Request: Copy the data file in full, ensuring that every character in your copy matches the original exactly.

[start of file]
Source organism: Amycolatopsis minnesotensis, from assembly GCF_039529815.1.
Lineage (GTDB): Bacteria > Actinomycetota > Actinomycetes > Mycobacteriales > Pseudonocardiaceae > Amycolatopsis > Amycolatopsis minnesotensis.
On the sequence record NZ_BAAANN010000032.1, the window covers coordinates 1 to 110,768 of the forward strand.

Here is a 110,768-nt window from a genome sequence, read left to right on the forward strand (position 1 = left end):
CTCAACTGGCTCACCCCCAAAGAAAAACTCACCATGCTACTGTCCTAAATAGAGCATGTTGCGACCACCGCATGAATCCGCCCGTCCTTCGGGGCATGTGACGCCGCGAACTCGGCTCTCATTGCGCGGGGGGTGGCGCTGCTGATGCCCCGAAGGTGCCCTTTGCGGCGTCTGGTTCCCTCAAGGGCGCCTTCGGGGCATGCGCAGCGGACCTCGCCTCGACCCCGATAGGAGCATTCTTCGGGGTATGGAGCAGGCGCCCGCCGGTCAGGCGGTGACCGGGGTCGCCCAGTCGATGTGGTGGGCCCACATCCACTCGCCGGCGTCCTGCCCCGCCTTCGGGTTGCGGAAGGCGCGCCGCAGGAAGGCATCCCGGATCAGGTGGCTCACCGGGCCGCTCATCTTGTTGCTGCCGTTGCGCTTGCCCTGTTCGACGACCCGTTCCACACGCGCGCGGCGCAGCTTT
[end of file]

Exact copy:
Source organism: Amycolatopsis minnesotensis, from assembly GCF_039529815.1.
Lineage (GTDB): Bacteria > Actinomycetota > Actinomycetes > Mycobacteriales > Pseudonocardiaceae > Amycolatopsis > Amycolatopsis minnesotensis.
On the sequence record NZ_BAAANN010000032.1, the window covers coordinates 1 to 110,768 of the forward strand.

Here is a 110,768-nt window from a genome sequence, read left to right on the forward strand (position 1 = left end):
CTCAACTGGCTCACCCCCAAAGAAAAACTCACCATGCTACTGTCCTAAATAGAGCATGTTGCGACCACCGCATGAATCCGCCCGTCCTTCGGGGCATGTGACGCCGCGAACTCGGCTCTCATTGCGCGGGGGGTGGCGCTGCTGATGCCCCGAAGGTGCCCTTTGCGGCGTCTGGTTCCCTCAAGGGCGCCTTCGGGGCATGCGCAGCGGACCTCGCCTCGACCCCGATAGGAGCATTCTTCGGGGTATGGAGCAGGCGCCCGCCGGTCAGGCGGTGACCGGGGTCGCCCAGTCGATGTGGTGGGCCCACATCCACTCGCCGGCGTCCTGCCCCGCCTTCGGGTTGCGGAAGGCGCGCCGCAGGAAGGCATCCCGGATCAGGTGGCTCACCGGGCCGCTCATCTTGTTGCTGCCGTTGCGCTTGCCCTGTTCGACGACCCGTTCCACACGCGCGCGGCGCAGCTTT